I don't think I was ready for Middle School. The school was in a poor town about half an hour from where I lived. Contrary to the elementary school I went to, this new school was filled with black, white, and Hispanic kids. I felt like I was back home again! Only this time, it was different. It was hard to make friends with the black and Hispanic kids…they seemed unsure of me. I got called "white milk" and "vanilla" a lot, but I didn't care. I wanted their friendship. I wanted to belong somewhere. I had a few close white friends, too, but I was so in love with the black culture that I often fantasized about being adopted by a black family. I wanted so much to be accepted by them, for them to see me differently than the rest of the white kids, but no matter how hard I tried to fit in, I was usually seen as simply "Missy, that crazy white girl."

When I was 13, I fell head over heels in love with a black boy named Kevin. He was tall and thin, he played basketball and had a little bit of stubble on his chin. We wrote love notes back and forth to each other, and I drew a heart around his face in my yearbook. I would sit next to him at pep rallies and just breathe. He smelled like soap and baby powder. I was truly enchanted by him. Everyone knew he was gonna ask me to be his girlfriend soon…and I all of a sudden had lots of black friends. I was happy. My mom knew about it, and said I was too young for boyfriends, but she'd smile at me when I'd gush to her about Kevin. I was too afraid to tell my Dad…at this point, I didn't know he was really a racist…I didn't understand how he COULD be racist, seeing as he was Puerto Rican and my mom was white, but I remembered how often he used the 'n-word', and so I kept my mouth shut about Kevin.

A while later, I came home from school to a beating from Dad. He was screaming crazy things about black people, calling them awful names, saying stuff that didn't even make sense. Threatened to beat the shit out of me if I ever went out with a black boy, said I'd never be allowed to do anything ever again, said he'd embarrass me in from of my friends, and then threw me into my room by my hair. My diary and my yearbook were open on the floor. There was an "X" on Kevin's face, and underneath it were the words "Big Lips". I sat alone in my room and cried to myself, "But I have big lips, too…"

When Kevin finally wrote me the note asking me to be his girlfriend, I wrote "No.", and everyone was shocked. Kevin gave me a gold bracelet and said that it was supposed to be his first gift to me as his girlfriend. I have the bracelet to this day. My heart was completely broken, as broken as a thirteen-year-old's heart could be.

There were many, many more racist incidents that occurred with my Dad before he finally left when I was sixteen. It seemed like every big crush I got was always on someone I wasn't allowed to date. For the longest time I was only attracted to black guys, then Hispanic guys, then Asian guys. My first real boyfriend was white, but Jewish, and so not even he could escape Dad's racist comments, although miraculously I was somehow allowed to date him.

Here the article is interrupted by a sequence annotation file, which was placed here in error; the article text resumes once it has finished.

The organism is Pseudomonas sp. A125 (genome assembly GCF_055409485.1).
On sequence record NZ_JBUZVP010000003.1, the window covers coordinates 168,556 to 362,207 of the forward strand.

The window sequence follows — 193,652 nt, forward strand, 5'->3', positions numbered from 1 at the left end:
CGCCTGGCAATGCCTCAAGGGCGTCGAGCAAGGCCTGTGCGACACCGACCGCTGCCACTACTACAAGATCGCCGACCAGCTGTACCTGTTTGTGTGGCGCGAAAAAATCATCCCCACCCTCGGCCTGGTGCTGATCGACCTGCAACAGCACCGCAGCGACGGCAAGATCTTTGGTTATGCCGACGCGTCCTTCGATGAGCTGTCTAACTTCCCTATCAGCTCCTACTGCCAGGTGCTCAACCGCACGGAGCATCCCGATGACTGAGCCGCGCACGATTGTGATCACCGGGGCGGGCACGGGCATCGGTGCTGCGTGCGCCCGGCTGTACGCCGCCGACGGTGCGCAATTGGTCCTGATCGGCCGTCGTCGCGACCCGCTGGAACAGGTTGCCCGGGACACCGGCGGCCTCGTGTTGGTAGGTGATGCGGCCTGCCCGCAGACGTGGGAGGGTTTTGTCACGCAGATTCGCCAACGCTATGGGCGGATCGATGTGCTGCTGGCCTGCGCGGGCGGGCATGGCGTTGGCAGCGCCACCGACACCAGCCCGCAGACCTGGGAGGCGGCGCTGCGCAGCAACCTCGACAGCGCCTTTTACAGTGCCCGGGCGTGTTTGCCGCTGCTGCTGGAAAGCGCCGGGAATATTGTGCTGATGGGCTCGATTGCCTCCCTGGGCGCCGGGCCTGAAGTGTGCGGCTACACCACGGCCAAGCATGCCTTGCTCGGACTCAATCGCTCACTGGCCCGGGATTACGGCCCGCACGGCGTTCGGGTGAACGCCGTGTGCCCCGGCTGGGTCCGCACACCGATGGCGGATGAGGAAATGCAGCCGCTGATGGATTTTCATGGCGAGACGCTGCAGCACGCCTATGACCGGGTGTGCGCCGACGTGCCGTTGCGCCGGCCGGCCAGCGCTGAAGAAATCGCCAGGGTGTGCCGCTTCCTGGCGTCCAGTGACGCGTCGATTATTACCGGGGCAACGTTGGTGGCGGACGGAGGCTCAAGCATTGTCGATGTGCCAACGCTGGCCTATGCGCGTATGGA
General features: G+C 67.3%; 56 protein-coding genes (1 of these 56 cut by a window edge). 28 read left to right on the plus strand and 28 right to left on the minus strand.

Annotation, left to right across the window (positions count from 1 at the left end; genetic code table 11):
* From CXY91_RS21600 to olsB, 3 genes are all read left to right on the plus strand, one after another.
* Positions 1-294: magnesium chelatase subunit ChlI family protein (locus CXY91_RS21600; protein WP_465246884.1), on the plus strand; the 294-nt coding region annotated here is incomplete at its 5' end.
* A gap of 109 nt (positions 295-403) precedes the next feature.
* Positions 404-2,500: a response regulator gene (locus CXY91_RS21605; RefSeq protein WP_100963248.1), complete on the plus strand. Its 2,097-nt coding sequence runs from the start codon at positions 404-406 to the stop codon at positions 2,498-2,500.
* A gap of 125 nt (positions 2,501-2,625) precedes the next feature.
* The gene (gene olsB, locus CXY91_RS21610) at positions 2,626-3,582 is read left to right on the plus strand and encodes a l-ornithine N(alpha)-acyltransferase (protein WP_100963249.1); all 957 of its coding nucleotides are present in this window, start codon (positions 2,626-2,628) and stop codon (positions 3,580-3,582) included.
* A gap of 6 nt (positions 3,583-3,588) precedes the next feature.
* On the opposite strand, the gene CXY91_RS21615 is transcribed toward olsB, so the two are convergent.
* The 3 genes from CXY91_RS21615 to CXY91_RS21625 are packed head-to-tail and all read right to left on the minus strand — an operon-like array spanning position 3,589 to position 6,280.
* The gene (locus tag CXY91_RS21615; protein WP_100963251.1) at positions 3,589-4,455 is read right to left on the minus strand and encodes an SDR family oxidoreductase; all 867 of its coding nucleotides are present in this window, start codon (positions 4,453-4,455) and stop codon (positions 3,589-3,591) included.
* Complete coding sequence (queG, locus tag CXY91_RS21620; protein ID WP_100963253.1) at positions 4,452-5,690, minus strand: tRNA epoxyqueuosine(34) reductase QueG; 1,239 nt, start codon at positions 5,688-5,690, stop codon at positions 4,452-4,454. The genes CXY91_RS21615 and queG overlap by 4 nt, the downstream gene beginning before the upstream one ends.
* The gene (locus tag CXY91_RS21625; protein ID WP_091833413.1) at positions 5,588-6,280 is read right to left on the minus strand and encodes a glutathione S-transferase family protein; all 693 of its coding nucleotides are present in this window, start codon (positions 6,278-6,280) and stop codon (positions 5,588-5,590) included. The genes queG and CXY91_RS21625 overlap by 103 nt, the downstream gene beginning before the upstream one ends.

There was just so much racism all around me. The white kids called the black kids and Hispanic kids derogatory names, the black kids called the white kids and the Hispanic kids derogatory names, the Hispanic kids called the white kids and the black kids derogatory names…I couldn't escape it. Even some of my teachers at school were racist to a point. It made absolutely no sense to me.

And where did I fit into all of this? Well, nobody really knew what to make of me. My skin was light, but my eyes were dark. My features seemed latin-ish. My last name was blatantly Portuguese, and nobody could pronounce it correctly. To Dad, I was just the "portuhgee b****". In fact, I'm pretty sure those were the last words he said to me before he moved out.

When I was nineteen, I knew I had to get away. I had to leave this world of bigotry and racism and hate. I moved to Scotland to attend Aberdeen University as a study-abroad student, and my life changed forever. I met people from all over the world, races of people that I didn't even know existed. Beautiful, wonderful, diverse people. Now this is not to say that racism didn't exist there…it did. But going to Scotland and meeting the world head-on caused me to begin a healing phase in my life. I had fought with myself for so long…trying to figure out what color I was, fighting with myself to identify in a group, any group. Finally, I realized that I just didn't have to identify as white, black, Hispanic, or Asian, because no matter what heritage I had in my bloodlines, to everyone overseas, I was simply "American."

I met my Irish husband while I was visiting Ireland during spring break. His huge Catholic family immediately accepted me as one of their own, although as I said earlier, I'm always identified as "the yank". That's ok, though, I don't mind. For now I'm just content being accepted. I still have a lot to work though in my mind, a lot to process. My husband and I need to work together to eradicate any traces of racism left in our lives before we begin to have children. But we're getting there; it's just gonna take some time.